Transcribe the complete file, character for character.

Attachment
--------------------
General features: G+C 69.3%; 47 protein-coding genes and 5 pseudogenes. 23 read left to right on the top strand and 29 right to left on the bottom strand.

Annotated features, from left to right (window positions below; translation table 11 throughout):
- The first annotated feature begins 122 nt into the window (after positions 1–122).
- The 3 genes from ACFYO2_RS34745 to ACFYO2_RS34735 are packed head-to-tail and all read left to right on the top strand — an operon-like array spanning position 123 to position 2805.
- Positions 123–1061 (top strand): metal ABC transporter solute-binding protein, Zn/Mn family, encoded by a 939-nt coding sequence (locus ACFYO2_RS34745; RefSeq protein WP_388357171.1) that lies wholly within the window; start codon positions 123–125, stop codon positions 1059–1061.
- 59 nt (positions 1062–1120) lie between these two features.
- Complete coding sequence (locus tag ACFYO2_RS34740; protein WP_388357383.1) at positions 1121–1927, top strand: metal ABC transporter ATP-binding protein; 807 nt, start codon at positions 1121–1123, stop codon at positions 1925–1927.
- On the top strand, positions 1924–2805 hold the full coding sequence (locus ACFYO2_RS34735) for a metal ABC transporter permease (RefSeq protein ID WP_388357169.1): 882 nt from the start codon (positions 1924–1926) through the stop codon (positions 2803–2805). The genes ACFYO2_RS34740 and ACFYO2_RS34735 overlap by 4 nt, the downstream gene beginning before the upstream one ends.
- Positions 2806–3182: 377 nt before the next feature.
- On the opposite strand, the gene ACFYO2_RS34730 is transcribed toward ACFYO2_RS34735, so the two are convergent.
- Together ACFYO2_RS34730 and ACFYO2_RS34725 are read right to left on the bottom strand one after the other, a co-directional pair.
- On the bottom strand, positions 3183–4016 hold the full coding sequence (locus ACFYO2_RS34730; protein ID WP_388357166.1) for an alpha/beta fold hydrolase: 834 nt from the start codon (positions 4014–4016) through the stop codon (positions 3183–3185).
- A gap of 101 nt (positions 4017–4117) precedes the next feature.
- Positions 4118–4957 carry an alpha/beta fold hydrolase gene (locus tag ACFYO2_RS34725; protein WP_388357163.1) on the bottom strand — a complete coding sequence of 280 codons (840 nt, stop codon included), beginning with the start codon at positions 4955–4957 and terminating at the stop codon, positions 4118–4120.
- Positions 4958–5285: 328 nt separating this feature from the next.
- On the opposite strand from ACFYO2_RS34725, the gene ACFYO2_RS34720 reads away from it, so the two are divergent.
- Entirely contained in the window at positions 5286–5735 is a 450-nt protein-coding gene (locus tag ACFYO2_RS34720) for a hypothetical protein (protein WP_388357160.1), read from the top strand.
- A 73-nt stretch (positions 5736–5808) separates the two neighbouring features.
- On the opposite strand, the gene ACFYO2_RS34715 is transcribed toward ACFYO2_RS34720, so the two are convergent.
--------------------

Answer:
General features: G+C 69.3%; 47 protein-coding genes and 5 pseudogenes. 23 read left to right on the top strand and 29 right to left on the bottom strand.

Annotated features, from left to right (window positions below; translation table 11 throughout):
- The first annotated feature begins 122 nt into the window (after positions 1–122).
- The 3 genes from ACFYO2_RS34745 to ACFYO2_RS34735 are packed head-to-tail and all read left to right on the top strand — an operon-like array spanning position 123 to position 2805.
- Positions 123–1061 (top strand): metal ABC transporter solute-binding protein, Zn/Mn family, encoded by a 939-nt coding sequence (locus ACFYO2_RS34745; RefSeq protein WP_388357171.1) that lies wholly within the window; start codon positions 123–125, stop codon positions 1059–1061.
- 59 nt (positions 1062–1120) lie between these two features.
- Complete coding sequence (locus tag ACFYO2_RS34740; protein WP_388357383.1) at positions 1121–1927, top strand: metal ABC transporter ATP-binding protein; 807 nt, start codon at positions 1121–1123, stop codon at positions 1925–1927.
- On the top strand, positions 1924–2805 hold the full coding sequence (locus ACFYO2_RS34735) for a metal ABC transporter permease (RefSeq protein ID WP_388357169.1): 882 nt from the start codon (positions 1924–1926) through the stop codon (positions 2803–2805). The genes ACFYO2_RS34740 and ACFYO2_RS34735 overlap by 4 nt, the downstream gene beginning before the upstream one ends.
- Positions 2806–3182: 377 nt before the next feature.
- On the opposite strand, the gene ACFYO2_RS34730 is transcribed toward ACFYO2_RS34735, so the two are convergent.
- Together ACFYO2_RS34730 and ACFYO2_RS34725 are read right to left on the bottom strand one after the other, a co-directional pair.
- On the bottom strand, positions 3183–4016 hold the full coding sequence (locus ACFYO2_RS34730; protein ID WP_388357166.1) for an alpha/beta fold hydrolase: 834 nt from the start codon (positions 4014–4016) through the stop codon (positions 3183–3185).
- A gap of 101 nt (positions 4017–4117) precedes the next feature.
- Positions 4118–4957 carry an alpha/beta fold hydrolase gene (locus tag ACFYO2_RS34725; protein WP_388357163.1) on the bottom strand — a complete coding sequence of 280 codons (840 nt, stop codon included), beginning with the start codon at positions 4955–4957 and terminating at the stop codon, positions 4118–4120.
- Positions 4958–5285: 328 nt separating this feature from the next.
- On the opposite strand from ACFYO2_RS34725, the gene ACFYO2_RS34720 reads away from it, so the two are divergent.
- Entirely contained in the window at positions 5286–5735 is a 450-nt protein-coding gene (locus tag ACFYO2_RS34720) for a hypothetical protein (protein WP_388357160.1), read from the top strand.
- A 73-nt stretch (positions 5736–5808) separates the two neighbouring features.
- On the opposite strand, the gene ACFYO2_RS34715 is transcribed toward ACFYO2_RS34720, so the two are convergent.